“Emergency Production” of digital documents for federal electronic filing

You’re in a panic when you realize your office is not equipped to file electronically the federal pleading that is due next week. Here’s how to get it done inexpensively

Michael Mortimer
2008 October

• Did your great case get removed to federal court?

• Do you now have a complex federal filing due in a few weeks?

• Are you admitted to the federal court and properly registered for ECF participation?

• Does your office know squat about producing digital pleadings for filing in federal court?

This article assumes you need to spend your limited time dealing with the substance of a federal pleading, that your office is not set up to create PDF files, nor convert paper into a digital format, and finally, that you won’t have time to deal with the hardware and software necessary to create or convert pleadings into the digital format required for federal filings.

Last month’s column discussed the federal court’s mandatory Electronic Case Filing (ECF) program and explained how to register for ECF litigation and participation. (See Plaintiff Magazine, Volume 2, Issue 9, September 2008.)  This article will show you how to “emergency create and convert” pleadings so that you can competently participate in a federal court’s ECF program.

A future article will discuss non-emergency options such as the different dedicated scanners that are available, what features to look for, pricing, and the many different software programs available that will allow you to create, convert, merge, edit and manage digital documents.

Why can’t I just use my damn fax machine?

As said in last month’s article, if you are in federal court, “Electronic litigation is now mandatory.”  (The federal court calls electronic litigation “ECF” which stands for “electronic case files.”)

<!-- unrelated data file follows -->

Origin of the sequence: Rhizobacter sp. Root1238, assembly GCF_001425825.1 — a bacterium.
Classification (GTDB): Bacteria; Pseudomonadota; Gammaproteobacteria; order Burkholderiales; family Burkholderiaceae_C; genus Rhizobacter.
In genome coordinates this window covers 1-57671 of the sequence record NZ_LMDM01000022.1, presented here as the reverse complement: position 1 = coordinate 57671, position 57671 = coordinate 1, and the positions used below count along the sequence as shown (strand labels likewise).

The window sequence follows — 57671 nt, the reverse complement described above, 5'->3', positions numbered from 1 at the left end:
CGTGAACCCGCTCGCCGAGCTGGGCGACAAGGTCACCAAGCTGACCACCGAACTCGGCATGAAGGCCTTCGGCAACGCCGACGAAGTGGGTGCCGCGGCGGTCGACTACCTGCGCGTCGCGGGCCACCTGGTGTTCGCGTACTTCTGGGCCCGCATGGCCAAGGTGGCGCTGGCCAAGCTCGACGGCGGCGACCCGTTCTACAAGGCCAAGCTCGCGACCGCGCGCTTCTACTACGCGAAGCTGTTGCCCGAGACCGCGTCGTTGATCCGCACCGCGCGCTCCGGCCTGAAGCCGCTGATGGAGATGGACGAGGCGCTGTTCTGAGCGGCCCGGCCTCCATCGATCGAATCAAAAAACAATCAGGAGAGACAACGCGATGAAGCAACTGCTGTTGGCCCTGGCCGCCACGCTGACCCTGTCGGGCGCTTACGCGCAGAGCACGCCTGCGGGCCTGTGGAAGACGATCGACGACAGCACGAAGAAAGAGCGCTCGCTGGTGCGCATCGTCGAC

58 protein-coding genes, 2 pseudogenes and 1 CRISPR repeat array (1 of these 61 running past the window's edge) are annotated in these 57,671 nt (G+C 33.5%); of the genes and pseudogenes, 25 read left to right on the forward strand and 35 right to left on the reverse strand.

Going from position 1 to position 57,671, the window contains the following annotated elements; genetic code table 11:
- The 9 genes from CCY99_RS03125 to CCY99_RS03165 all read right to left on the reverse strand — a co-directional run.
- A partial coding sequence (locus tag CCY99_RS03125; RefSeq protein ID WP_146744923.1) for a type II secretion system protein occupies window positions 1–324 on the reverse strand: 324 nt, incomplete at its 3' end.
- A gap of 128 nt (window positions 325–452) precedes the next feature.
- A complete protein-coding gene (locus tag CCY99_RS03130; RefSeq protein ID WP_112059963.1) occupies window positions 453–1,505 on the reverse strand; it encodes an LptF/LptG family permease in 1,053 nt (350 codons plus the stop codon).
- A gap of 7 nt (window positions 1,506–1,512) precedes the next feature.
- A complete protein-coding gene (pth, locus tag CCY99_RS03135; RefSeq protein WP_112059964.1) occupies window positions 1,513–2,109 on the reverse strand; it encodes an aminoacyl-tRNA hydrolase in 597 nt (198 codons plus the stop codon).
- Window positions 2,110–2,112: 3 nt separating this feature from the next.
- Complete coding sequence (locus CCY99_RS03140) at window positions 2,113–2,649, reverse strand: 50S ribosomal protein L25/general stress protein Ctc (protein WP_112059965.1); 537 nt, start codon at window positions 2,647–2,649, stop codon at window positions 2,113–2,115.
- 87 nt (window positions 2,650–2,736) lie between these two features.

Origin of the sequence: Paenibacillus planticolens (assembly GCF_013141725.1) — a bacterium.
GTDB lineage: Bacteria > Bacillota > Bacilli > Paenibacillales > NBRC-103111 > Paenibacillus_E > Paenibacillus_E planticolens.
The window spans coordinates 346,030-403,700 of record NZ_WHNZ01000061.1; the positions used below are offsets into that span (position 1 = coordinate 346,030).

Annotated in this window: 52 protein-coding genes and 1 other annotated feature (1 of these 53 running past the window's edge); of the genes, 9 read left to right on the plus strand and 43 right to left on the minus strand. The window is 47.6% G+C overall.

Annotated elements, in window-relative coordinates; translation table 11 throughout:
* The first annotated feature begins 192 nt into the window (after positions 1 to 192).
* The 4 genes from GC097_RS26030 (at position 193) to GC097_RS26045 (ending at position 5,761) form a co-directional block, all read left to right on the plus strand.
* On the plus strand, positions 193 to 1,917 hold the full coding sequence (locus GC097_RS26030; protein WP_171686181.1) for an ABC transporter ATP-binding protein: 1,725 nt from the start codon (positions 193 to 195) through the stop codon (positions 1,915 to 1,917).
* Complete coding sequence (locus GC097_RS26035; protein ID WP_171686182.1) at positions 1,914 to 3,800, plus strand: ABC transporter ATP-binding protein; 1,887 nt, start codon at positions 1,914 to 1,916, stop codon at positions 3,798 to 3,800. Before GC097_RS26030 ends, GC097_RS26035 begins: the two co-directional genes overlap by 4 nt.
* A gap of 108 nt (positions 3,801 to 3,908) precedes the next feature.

The federal court ECF system does NOT use fax machines. The program uses the Internet, digital files and e-mail to litigate most of a case.

Therefore, if your case ends up in federal court, the finger of impending doom is pointing at YOU to be able to:

Produce digital documents (create digital documents from scratch using your PC);

Convert paper documents into digital format (change pieces of paper into digital form);

Manage digital files and documents (work with documents on your PC);

File electronic pleadings (in lieu of manually filing papers at the clerk’s window);

Serve documents on the opposing party (no more serving papers in person or by mail); and

Communicate with the court, clients, witnesses, and opposing counsel.

Bonus Comment: While the above appears to be a long, demanding list, don’t fret. With advances in technology and the cost of equipment and software plummeting, you can be up and running for far less money and effort than you would have been in year 2003, for example.

Additionally, electronic litigation equipment and software are now truly “plug and play.”  These tools are easy to get running and the computer processes are fairly fast, (e.g., scanning and converting documents.)

Emergency Procedures – Create ECF documents within hours of reading this!

Let’s assume you are in so much fear of e-filing that you look like a walking calcium deposit. The reason: you suddenly realize that you do not know anything about digital files nor have you ever had to deal with acronyms such as “PDF” and “ECF.” And, as typical of most lawyers, your federal pleading is due next week and you waited until the last minute to deal with all this. However, fear not . . . a solution is at hand.The following steps take care of creating, converting, and managing digital documents (described above):

Step 1: All-In-One Printer

Head over to OfficeMax, Staples or Office Depot and purchase an all-in-one printer. Note: some manufacturers call these MFD machines (multi-function device.) With this inexpensive device, you can easily create or convert “ready-to-file” PDF documents (“PDF” or “portable document format” is the digital format federal courts require for filing.) Although this computer peripheral falls under the “computer printer” category, you are buying the machine for its scanning function, a.k.a., the device’s ability to create or convert paper into digital PDF format.